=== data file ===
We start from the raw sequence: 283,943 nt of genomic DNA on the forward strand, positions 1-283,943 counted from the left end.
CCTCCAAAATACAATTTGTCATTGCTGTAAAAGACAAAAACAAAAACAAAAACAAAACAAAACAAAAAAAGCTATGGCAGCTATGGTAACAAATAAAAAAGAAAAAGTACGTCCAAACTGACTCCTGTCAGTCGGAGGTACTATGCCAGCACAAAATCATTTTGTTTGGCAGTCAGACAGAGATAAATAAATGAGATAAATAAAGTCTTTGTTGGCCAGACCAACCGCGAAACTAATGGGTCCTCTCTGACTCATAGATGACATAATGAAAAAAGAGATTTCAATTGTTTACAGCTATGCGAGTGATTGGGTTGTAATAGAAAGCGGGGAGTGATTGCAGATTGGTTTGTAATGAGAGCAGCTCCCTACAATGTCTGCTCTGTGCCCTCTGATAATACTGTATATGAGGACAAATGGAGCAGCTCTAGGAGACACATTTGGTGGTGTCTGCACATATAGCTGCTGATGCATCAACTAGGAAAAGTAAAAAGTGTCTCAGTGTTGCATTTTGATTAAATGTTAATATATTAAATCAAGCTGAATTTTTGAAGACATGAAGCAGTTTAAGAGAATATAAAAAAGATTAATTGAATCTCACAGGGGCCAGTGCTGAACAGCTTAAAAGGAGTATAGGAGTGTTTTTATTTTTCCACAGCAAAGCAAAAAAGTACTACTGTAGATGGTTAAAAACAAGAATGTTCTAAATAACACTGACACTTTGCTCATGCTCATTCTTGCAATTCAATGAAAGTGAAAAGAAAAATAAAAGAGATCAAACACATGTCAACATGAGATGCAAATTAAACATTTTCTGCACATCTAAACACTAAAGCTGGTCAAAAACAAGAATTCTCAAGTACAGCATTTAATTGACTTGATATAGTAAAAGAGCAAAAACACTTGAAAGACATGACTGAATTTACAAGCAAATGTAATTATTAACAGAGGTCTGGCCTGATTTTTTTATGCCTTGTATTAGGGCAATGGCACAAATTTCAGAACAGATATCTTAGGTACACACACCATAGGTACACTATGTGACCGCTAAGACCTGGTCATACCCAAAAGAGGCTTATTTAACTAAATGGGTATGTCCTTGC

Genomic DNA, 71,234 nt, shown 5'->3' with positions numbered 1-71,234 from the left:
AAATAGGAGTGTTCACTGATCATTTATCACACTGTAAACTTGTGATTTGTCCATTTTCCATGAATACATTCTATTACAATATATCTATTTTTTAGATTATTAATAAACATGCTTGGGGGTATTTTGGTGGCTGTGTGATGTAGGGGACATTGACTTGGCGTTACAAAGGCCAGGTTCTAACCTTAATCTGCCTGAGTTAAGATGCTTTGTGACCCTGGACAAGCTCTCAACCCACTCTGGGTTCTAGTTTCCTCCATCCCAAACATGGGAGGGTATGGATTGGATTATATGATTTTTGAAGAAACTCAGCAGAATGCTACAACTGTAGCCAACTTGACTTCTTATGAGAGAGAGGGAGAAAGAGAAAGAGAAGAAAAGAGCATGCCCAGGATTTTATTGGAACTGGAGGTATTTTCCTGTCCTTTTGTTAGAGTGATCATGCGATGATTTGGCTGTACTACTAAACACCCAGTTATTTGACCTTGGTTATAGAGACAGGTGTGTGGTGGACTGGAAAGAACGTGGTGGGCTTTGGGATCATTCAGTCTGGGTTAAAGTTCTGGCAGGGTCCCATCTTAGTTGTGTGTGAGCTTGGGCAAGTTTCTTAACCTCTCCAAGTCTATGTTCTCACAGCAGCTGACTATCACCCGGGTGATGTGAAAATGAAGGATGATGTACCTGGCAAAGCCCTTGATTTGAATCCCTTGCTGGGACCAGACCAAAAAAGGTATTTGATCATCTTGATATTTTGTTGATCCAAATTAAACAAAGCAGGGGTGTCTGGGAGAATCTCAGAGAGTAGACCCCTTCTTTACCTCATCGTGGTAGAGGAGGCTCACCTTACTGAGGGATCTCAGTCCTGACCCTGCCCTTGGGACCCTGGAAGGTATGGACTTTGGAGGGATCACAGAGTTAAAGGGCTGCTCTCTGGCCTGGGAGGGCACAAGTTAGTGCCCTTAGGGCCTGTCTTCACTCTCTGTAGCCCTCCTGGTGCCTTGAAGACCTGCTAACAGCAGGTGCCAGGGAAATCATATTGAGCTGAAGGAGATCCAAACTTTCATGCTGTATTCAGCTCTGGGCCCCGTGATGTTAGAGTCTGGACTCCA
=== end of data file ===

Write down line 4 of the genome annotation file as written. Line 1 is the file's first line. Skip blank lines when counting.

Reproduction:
AAATAGGAGTGTTCACTGATCATTTATCACACTGTAAACTTGTGATTTGTCCATTTTCCATGAATACATTCTATTACAATATATCTATTTTTTAGATTATTAATAAACATGCTTGGGGGTATTTTGGTGGCTGTGTGATGTAGGGGACATTGACTTGGCGTTACAAAGGCCAGGTTCTAACCTTAATCTGCCTGAGTTAAGATGCTTTGTGACCCTGGACAAGCTCTCAACCCACTCTGGGTTCTAGTTTCCTCCATCCCAAACATGGGAGGGTATGGATTGGATTATATGATTTTTGAAGAAACTCAGCAGAATGCTACAACTGTAGCCAACTTGACTTCTTATGAGAGAGAGGGAGAAAGAGAAAGAGAAGAAAAGAGCATGCCCAGGATTTTATTGGAACTGGAGGTATTTTCCTGTCCTTTTGTTAGAGTGATCATGCGATGATTTGGCTGTACTACTAAACACCCAGTTATTTGACCTTGGTTATAGAGACAGGTGTGTGGTGGACTGGAAAGAACGTGGTGGGCTTTGGGATCATTCAGTCTGGGTTAAAGTTCTGGCAGGGTCCCATCTTAGTTGTGTGTGAGCTTGGGCAAGTTTCTTAACCTCTCCAAGTCTATGTTCTCACAGCAGCTGACTATCACCCGGGTGATGTGAAAATGAAGGATGATGTACCTGGCAAAGCCCTTGATTTGAATCCCTTGCTGGGACCAGACCAAAAAAGGTATTTGATCATCTTGATATTTTGTTGATCCAAATTAAACAAAGCAGGGGTGTCTGGGAGAATCTCAGAGAGTAGACCCCTTCTTTACCTCATCGTGGTAGAGGAGGCTCACCTTACTGAGGGATCTCAGTCCTGACCCTGCCCTTGGGACCCTGGAAGGTATGGACTTTGGAGGGATCACAGAGTTAAAGGGCTGCTCTCTGGCCTGGGAGGGCACAAGTTAGTGCCCTTAGGGCCTGTCTTCACTCTCTGTAGCCCTCCTGGTGCCTTGAAGACCTGCTAACAGCAGGTGCCAGGGAAATCATATTGAGCTGAAGGAGATCCAAACTTTCATGCTGTATTCAGCTCTGGGCCCCGTGATGTTAGAGTCTGGACTCCA